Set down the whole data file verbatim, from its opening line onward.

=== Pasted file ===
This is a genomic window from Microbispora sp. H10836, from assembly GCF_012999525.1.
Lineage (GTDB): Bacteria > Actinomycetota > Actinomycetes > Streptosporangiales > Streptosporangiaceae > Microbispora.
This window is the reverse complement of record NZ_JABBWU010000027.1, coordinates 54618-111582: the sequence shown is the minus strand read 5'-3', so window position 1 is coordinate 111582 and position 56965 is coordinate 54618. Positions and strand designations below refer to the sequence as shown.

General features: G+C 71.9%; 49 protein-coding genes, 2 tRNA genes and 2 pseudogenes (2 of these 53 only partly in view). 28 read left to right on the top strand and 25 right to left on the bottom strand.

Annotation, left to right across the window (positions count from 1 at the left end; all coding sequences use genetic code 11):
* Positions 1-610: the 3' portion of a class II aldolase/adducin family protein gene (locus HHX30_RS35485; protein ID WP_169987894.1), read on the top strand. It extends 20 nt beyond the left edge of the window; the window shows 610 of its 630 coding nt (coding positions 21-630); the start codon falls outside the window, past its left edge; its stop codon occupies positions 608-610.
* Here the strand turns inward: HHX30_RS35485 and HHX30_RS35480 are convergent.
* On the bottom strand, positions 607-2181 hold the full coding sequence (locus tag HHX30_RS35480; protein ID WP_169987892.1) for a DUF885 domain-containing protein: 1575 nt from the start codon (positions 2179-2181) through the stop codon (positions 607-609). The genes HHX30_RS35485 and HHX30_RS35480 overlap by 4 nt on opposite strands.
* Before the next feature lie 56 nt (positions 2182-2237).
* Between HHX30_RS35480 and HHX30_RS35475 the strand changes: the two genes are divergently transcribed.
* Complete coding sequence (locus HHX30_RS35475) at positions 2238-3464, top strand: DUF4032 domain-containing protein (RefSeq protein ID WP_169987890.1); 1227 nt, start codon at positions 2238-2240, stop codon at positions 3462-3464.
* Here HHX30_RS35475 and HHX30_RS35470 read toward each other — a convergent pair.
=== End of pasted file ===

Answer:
This is a genomic window from Microbispora sp. H10836, from assembly GCF_012999525.1.
Lineage (GTDB): Bacteria > Actinomycetota > Actinomycetes > Streptosporangiales > Streptosporangiaceae > Microbispora.
This window is the reverse complement of record NZ_JABBWU010000027.1, coordinates 54618-111582: the sequence shown is the minus strand read 5'-3', so window position 1 is coordinate 111582 and position 56965 is coordinate 54618. Positions and strand designations below refer to the sequence as shown.

General features: G+C 71.9%; 49 protein-coding genes, 2 tRNA genes and 2 pseudogenes (2 of these 53 only partly in view). 28 read left to right on the top strand and 25 right to left on the bottom strand.

Annotation, left to right across the window (positions count from 1 at the left end; all coding sequences use genetic code 11):
* Positions 1-610: the 3' portion of a class II aldolase/adducin family protein gene (locus HHX30_RS35485; protein ID WP_169987894.1), read on the top strand. It extends 20 nt beyond the left edge of the window; the window shows 610 of its 630 coding nt (coding positions 21-630); the start codon falls outside the window, past its left edge; its stop codon occupies positions 608-610.
* Here the strand turns inward: HHX30_RS35485 and HHX30_RS35480 are convergent.
* On the bottom strand, positions 607-2181 hold the full coding sequence (locus tag HHX30_RS35480; protein ID WP_169987892.1) for a DUF885 domain-containing protein: 1575 nt from the start codon (positions 2179-2181) through the stop codon (positions 607-609). The genes HHX30_RS35485 and HHX30_RS35480 overlap by 4 nt on opposite strands.
* Before the next feature lie 56 nt (positions 2182-2237).
* Between HHX30_RS35480 and HHX30_RS35475 the strand changes: the two genes are divergently transcribed.
* Complete coding sequence (locus HHX30_RS35475) at positions 2238-3464, top strand: DUF4032 domain-containing protein (RefSeq protein ID WP_169987890.1); 1227 nt, start codon at positions 2238-2240, stop codon at positions 3462-3464.
* Here HHX30_RS35475 and HHX30_RS35470 read toward each other — a convergent pair.